In a bid to attract great white sharks, a documentary film crew decided to blast death-metal music into the sea through an underwater speaker.
The Discovery Channel crew, filming in Australia for the Shark Week show ‘Bride of Jaws’, were keen to attract a 16-foot, 1.6 tonne shark known as Joan, in their documentary. Whilst unable to do so, they did catch the attention of two others, one 12 feet long.
Sharks ‘hear’ by picking up vibrations from receptors on their bodies, meaning they can be attracted to the low-frequency vibrations of heavy music, which apparently sounds like struggling fish. When the documentary crew played the song from American hardcore band, Darkest Hour, through underwater speakers, the sharks swam straight up to the boat, brushing their heads against the submerged diving cage.
Whilst an odd tactic, there have been several studies which confirm that music affects sharks’ behaviour. In 2011, Australian tour operator Matt Waller decided to explore the effect of rock music on sharks, and it was this experiment that inspired the documentary film crew. Despite most tunes having little affect, Waller says that when the great white sharks heard AC/DC songs, they swam up and rubbed their faces against the source of the music.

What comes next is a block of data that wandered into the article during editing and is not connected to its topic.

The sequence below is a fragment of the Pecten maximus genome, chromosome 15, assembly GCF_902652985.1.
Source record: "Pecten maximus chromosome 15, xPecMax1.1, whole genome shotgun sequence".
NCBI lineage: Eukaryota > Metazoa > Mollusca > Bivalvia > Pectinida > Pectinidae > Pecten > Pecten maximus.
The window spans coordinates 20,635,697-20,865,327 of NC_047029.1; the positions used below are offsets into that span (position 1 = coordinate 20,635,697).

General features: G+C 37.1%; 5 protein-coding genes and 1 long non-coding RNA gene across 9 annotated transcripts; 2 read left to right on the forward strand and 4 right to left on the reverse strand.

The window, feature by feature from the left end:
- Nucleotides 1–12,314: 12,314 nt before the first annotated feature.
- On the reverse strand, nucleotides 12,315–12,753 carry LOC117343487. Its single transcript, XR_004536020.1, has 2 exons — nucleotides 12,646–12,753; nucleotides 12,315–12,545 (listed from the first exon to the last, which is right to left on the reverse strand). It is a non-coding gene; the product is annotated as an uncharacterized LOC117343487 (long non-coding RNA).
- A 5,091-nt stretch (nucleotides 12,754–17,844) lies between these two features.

Filmmakers and shark-spotters usually use chum; a mix of fish parts, bones and blood, to attract sharks. But many are concerned these practises draw sharks closer to human occupied shores. These new findings could help reduce this risk and help operations become more environmental sustainable.
Featured Photo: elevy (Flickr)